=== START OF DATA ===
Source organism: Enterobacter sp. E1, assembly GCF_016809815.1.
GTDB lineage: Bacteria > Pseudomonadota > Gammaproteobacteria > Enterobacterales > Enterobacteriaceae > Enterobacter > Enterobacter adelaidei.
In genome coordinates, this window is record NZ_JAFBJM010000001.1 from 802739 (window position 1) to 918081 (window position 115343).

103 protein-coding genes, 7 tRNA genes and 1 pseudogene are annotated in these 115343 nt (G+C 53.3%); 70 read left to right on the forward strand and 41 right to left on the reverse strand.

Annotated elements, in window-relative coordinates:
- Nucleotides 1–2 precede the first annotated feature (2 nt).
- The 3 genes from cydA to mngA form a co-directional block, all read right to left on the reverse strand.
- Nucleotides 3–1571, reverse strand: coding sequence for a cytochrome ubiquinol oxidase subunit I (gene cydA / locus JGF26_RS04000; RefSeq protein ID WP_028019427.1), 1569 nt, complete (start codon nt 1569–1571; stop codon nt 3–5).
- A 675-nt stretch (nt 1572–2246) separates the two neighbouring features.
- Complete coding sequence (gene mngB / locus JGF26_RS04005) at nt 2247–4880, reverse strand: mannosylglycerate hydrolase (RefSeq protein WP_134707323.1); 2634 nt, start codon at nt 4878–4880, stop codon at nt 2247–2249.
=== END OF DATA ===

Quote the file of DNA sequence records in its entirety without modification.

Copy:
Source organism: Enterobacter sp. E1, assembly GCF_016809815.1.
GTDB lineage: Bacteria > Pseudomonadota > Gammaproteobacteria > Enterobacterales > Enterobacteriaceae > Enterobacter > Enterobacter adelaidei.
In genome coordinates, this window is record NZ_JAFBJM010000001.1 from 802739 (window position 1) to 918081 (window position 115343).

103 protein-coding genes, 7 tRNA genes and 1 pseudogene are annotated in these 115343 nt (G+C 53.3%); 70 read left to right on the forward strand and 41 right to left on the reverse strand.

Annotated elements, in window-relative coordinates:
- Nucleotides 1–2 precede the first annotated feature (2 nt).
- The 3 genes from cydA to mngA form a co-directional block, all read right to left on the reverse strand.
- Nucleotides 3–1571, reverse strand: coding sequence for a cytochrome ubiquinol oxidase subunit I (gene cydA / locus JGF26_RS04000; RefSeq protein ID WP_028019427.1), 1569 nt, complete (start codon nt 1569–1571; stop codon nt 3–5).
- A 675-nt stretch (nt 1572–2246) separates the two neighbouring features.
- Complete coding sequence (gene mngB / locus JGF26_RS04005) at nt 2247–4880, reverse strand: mannosylglycerate hydrolase (RefSeq protein WP_134707323.1); 2634 nt, start codon at nt 4878–4880, stop codon at nt 2247–2249.